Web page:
Reading’s Wreath Sale is Saturday
I hope everyone had a good and safe Thanksgiving. Bill and I always spend it alone, so restrictions on gatherings didn’t change how we celebrate.
In normal times, this four-day weekend was a respite for Bill, who, until this year, traveled a lot for work. Time at home was heaven to him. This year, though he has not traveled for work for 37 weeks (he’s counting), we celebrated Thanksgiving as we always do. Turkey on Thursday, big turkey sandwiches on homemade bread on Friday. Turkey soup on Saturday, and turkey pot pie on Sunday. By the end of the weekend, I am ready for a turkey timeout, but I get over that quickly enough.
We switched into Christmas mode over the weekend and put up our decorations. That’s part of our Thanksgiving tradition, too, I’ve come to realize. It is also borne out of the fact that Bill used to travel a lot for work. It wasn't something we could do during the week.
When I was young, the tree and the Christmas decorations never went up before December 15. That changed in 1981. Suburban Boston, where I grew up, was hit with an unexpected blizzard on December 5 of that year. By the end of the next day, a Sunday, the six members of my family were staring at each other, not knowing what to do with our time. Someone, probably me, suggested putting up the tree.
Lighting our house that day was a way to squelch boredom. Last Friday, Governor Scott urged people to light up Vermont to squelch pandemic fatigue. “Let’s get creative,” he said, “to show the world that Vermonters are here for each other, that we care about one another. That even through these dark and difficult times, Vermont lights the way.”
I like this idea and was thinking along the same lines in my column last week. With the first Saturday in December just two days away, I feel sad that Reading is not having a tree lighting ceremony this year. 2020 would have marked the fourth year of this event. The first one happened on a ridiculously balmy night for December. The kids in attendance were more interested in running around without heavy winter jackets than the tree lighting. The next year was cold, and the year after (last year), colder still. I think I got feeling back in my toes by Christmas. We sang carols, drank hot chocolate, and had a visit from Santa both years.
This year, there won’t be music. There won’t be Santa. There won’t be hot chocolate. There will be a tree. It’ll be up by December 5. Be sure to stop by Puddledock Park to see how Reading is helping to light the way.
We are now well into giving season. If you haven’t already, be sure to stop by Town Hall and grab a card from the Giving Tree. This year, instead of buying gifts, the suggested donation is gift cards or money. If all the cards are gone, you can still help by writing a check to Reading Seniors and writing “Giving Project” on the memo line. You can mail the check to the Reading Town Clerk PO Box 72, Reading VT 05062.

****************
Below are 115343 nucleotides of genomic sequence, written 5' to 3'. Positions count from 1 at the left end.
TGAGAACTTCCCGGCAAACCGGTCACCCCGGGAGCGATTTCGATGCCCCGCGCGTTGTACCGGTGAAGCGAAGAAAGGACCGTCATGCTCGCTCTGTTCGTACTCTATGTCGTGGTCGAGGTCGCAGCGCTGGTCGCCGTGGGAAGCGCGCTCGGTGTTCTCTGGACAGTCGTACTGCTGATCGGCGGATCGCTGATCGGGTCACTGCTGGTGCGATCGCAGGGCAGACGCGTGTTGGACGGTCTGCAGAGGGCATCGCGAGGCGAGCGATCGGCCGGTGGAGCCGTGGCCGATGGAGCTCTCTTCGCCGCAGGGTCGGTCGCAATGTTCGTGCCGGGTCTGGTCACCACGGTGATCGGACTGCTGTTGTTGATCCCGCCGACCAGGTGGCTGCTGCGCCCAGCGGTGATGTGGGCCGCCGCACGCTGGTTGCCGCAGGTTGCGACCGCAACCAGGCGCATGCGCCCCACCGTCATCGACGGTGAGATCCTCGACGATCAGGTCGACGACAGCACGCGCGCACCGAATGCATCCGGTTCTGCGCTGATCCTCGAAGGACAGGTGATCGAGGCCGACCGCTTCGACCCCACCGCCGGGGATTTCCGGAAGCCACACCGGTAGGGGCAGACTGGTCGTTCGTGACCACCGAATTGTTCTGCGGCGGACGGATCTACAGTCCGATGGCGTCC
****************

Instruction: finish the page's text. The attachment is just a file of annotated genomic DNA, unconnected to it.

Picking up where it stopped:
Another way to give and to light up Vermont—or at least add to the festive feeling of this time of year—is to stop by the library on December 5 between 9am and 11am. The Reading Recreation Commission will be running this year's wreath sale and donating the proceeds to the Reading-West Windsor Food Shelf. Wreaths without bows are $18. Wreaths with bows are $25. Social distancing and mask-wearing are musts.
The hairy woodpecker has lit up my curiosity about the bird and the ways to keep it from my shingles. Its return to the cylinder feeder was short-lived. Finding the shingles more interesting and easier work, it moved to a different part of the house to peck away as only a woodpecker can. Its new location was right outside our office window. I was able to get a closer look as it took to the shingles. Observing it so closely, I noticed it had no red on the back of its head. When I scared it off, I saw it had yellow feathers outlining its tail. Going back on allaboutbirds.com, I realized this is a female. Earlier I had seen a male. I don't know if that means we have two birds to worry about, or the female is calling this territory her own.
Trying to outsmart these birds is tricky. I put a piece of foil on the shingles, which only convinced the bird to move further down the roof. We changed the birdfeeder to one that is much bigger, making it easier for the bird to land on it and peck out sunflower seed after sunflower seed. Its landing is swift, causing the feeder to spin. It’s amusing to watch this large bird taking up half of the feeder and then disappear to the other side as the feeder twirls and a combination of titmice, chickadees, and nuthatches come into view. At least they're all getting along. And our shingles are enjoying a respite. How long will it last?
At the risk of sounding like a broken record, may I remind you to wear a mask, social distance, stay home if you are sick, check in with neighbors. Light up Vermont. And most importantly: Try not to succumb to pandemic fatigue.
That’s the news from Reading! See you next week!
This column originally appeared in The Vermont Standard on December 3, 2020.